I originally thought about doing Disney princesses as book covers, part of a common trend on Twitter, but I wanted to do something that would take me a little more effort and not be so focused on the princess movies. 5 out of the 10 movies I’ve chosen are not considered part of the princess canon but there’s still lots of Disney movies I haven’t covered so I might do a part 2 if there’s any interest.

When picking books for this post I specifically avoided books with the same origin story as the movie, instead, I matched tropes or story elements. I was looking for stories with the same feel as the Disney movies, rather than the same story in a different package.

For each selection, I’m going to talk about why I picked it and what makes it fit with the movie I’ve paired it with. I’ve organized these by release year of the movie, don’t ask me why because I don’t know it just felt like the right choice. Let’s get into the list!

Cinderella (1950) – Carry On by Rainbow Rowell

There are a few picks on this list I’d be willing to discuss, a few that fit but maybe have some weird gapage in the metaphorical armpit (how many times can I say metaphorical in one post?) . This is not such one choice, to me Carry On is a lot like Cinderella. For one they are both, in essence, a romance. There’s a fair amount of Disney movies, even princess movies, where this isn’t true but Cinderella is a romance through and through. Another thing that’s similar is they both have central characters with an unfortunate past and deceased parents. Plus Simon and Cinderella? Both lovable dumbasses.
Alice in Wonderland (1951) – Every Heart a Doorway by Seanan McGuire

This might seem dead obvious if you’ve read the books, but seeing as Every Heart a Doorway isn’t a retelling it still counts!! In the interest of honesty, I’m not a huge fan of Alice, it just isn’t really my cup of tea. Every Heart a Doorway however, most certainly is. Aside from both being portal fantasies, they both feature a character that doesn’t quite fit into her world.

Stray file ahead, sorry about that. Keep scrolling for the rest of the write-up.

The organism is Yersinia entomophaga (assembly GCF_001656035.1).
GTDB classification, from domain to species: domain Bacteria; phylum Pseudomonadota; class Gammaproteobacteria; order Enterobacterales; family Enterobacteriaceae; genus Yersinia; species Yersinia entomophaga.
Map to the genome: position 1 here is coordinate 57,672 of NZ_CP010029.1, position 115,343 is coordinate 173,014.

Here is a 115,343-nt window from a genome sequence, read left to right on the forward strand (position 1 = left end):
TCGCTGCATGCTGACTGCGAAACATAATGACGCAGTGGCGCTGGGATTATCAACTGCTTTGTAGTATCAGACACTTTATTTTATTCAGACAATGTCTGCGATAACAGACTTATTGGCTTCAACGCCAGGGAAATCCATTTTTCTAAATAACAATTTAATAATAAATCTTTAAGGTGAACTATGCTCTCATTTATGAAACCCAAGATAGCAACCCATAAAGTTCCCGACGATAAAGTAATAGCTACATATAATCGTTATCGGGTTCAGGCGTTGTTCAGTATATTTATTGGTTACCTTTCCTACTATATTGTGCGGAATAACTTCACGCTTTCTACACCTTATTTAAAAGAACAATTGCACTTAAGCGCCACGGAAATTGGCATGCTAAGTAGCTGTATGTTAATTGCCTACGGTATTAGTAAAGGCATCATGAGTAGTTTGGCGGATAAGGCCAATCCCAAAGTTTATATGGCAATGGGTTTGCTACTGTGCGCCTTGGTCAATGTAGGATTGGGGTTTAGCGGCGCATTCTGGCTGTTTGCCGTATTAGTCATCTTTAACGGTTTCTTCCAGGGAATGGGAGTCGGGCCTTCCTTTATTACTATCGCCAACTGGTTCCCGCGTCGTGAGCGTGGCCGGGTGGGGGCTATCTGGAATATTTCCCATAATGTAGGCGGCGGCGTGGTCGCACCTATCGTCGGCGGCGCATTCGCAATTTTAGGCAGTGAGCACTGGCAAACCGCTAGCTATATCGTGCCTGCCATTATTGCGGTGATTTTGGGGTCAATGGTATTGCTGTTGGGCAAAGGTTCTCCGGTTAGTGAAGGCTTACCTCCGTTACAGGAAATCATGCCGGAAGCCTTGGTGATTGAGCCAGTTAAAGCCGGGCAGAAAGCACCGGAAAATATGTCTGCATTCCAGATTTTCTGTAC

Peter Pan (1953) – Wild Beauty by Anna-Marie McLemore

Peter Pan is my favourite Disney movie and has been for a very long time. I love the whimsy of it, and I love that it’s a got with a message. Both of which are things these stories share. It also helps that one of the characters in Wild Beautyreminded me a great deal of Peter Pan himself.

Oliver & Company (1988) – Six of Crows by Leigh Bardugo

Look, Oliver & Company is a deeply underrated movie. It’s cute, it’s fun, it’s got crime and dramatic poodles. What else could you want? Aside from the crime aspect, both of these books feature a found family with a diverse array of personalities. And if Georgette doesn’t remind you just a little bit of Zoya then I don’t think we read the same books.

 

Beauty and the Beast (1992) – An Enchantment of Ravens by Margaret Rogerson

The atmosphere of An Enchantment of Ravens is *chef’s kiss* absolute perfection, and it reminds me a lot of the overall vibe of Beauty and the Beast in my opinion. I also think there’s a lot of similarities between Isobel and Belle, beyond their names. They’re both the breadwinners of their families, and they’re also both more introverted while still being headstrong.

 

The Lion King (1994) – Ash Princess by Laura Sebastian

I’m gonna confess here that I didn’t realize that The Lion King was a Hamletretelling until very recently and I don’t think Ash Princess was inspired by it at all but I’m honestly not sure. Either way, I definitely think they have a lot of similar elements. Ash Princess feels a lot like a darker version of The Lion King, with power struggles and born rulers having to find their way to the throne.

 

Hercules (1997) – Children of Blood and Bone by Tomi Adeyemi

When I was making this pick, I knew I wanted to go with something that was very Classic Hero’s Journey-esque, and Children of Blood and Bone was the first thing that sprang to mind. Zélie’s character arc is very much an example of the hero’s journey, and I think that we’ve kind of deviated from that a lot in YA fantasy with the rise of anti-hero and villain protagonists so it’s refreshing and enjoyable.

 

Mulan (1998) – Graceling by Kristin Cashore

There’s a metric fuck tonne of Mulan retellings out there, and I’m being literal here. Most of them focus primarily, if not entirely, on the cross-dressing element so I knew when I was looking for a book that I wanted to avoid pairing it based on that. Graceling features a protagonist trying to do right in a world where she’s being told to the opposite and I think she really captures the essence of the character in a way a lot of the retellings don’t.

Brave (2012) – Three Dark Crowns by Kendare Blake

Aside from the bear-related similarities, there are also a few other elements that these share. I think the most obvious is the Arsinoe-Merida comparison, wherein both actively work against societies expectations of them. I don’t see much of the other 2 queens in Brave (I did say some would have armpit gapage) but I do think the worlds overall feel similar, both chockful of magic and mystery.

Frozen (2013) – Girls Made of Snow and Glass by Melissa Bashardoust